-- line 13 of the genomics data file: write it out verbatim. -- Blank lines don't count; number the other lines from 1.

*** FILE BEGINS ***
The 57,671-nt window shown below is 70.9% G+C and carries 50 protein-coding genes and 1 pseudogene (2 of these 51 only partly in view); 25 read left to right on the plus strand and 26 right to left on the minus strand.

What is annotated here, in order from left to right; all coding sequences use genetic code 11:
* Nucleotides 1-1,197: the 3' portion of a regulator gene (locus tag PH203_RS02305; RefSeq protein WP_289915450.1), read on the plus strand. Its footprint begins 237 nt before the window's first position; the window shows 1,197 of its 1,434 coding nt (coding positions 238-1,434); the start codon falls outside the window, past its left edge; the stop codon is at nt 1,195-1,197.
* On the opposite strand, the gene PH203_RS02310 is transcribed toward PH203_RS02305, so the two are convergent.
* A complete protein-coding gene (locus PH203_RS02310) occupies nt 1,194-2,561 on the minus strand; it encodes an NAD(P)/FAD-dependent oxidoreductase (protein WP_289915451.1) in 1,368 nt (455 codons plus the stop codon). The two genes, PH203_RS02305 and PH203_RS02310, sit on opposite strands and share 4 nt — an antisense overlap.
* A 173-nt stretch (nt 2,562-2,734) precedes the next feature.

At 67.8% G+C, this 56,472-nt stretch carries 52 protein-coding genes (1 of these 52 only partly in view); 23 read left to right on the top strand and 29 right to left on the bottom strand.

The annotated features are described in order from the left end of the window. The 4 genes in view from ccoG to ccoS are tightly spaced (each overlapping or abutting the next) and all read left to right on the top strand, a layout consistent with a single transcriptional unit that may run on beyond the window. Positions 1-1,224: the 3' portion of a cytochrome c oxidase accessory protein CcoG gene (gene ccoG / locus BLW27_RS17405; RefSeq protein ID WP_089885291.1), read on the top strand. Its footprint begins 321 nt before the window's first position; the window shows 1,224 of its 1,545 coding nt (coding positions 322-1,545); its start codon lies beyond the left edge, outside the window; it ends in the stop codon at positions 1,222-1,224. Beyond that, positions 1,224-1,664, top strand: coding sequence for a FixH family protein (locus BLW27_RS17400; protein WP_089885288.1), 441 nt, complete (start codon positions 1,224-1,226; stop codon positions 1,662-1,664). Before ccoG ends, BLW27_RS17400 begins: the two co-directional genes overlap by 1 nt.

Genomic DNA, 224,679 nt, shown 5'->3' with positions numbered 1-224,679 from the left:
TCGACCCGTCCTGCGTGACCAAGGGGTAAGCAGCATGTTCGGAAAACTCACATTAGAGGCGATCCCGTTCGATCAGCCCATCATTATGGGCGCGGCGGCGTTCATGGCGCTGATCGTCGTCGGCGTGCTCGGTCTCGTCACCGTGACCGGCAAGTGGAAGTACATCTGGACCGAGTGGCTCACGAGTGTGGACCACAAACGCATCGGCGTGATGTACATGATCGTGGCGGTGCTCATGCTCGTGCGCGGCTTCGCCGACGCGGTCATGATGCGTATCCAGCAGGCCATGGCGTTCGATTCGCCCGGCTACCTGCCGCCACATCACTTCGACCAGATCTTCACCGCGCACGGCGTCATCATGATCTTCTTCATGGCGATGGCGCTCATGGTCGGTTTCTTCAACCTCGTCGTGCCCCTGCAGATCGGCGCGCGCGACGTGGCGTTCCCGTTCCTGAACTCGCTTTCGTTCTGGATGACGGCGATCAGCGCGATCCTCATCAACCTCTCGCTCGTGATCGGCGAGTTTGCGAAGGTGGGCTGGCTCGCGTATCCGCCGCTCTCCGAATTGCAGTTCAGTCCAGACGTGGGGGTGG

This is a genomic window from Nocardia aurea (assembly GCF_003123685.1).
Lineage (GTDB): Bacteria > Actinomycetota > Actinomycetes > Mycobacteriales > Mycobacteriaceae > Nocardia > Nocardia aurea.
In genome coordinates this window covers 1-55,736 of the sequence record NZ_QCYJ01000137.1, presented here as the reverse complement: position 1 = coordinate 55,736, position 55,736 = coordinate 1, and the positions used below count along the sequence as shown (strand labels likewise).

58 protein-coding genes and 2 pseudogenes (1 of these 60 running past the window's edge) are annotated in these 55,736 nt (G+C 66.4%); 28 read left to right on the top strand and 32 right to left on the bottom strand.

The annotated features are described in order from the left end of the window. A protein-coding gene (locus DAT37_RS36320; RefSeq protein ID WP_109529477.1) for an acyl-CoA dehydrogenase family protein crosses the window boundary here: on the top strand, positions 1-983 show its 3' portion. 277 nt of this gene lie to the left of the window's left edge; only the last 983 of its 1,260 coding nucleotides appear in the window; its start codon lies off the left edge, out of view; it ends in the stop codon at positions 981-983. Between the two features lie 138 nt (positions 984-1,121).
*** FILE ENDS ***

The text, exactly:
In genome coordinates this window covers 1-55,736 of the sequence record NZ_QCYJ01000137.1, presented here as the reverse complement: position 1 = coordinate 55,736, position 55,736 = coordinate 1, and the positions used below count along the sequence as shown (strand labels likewise).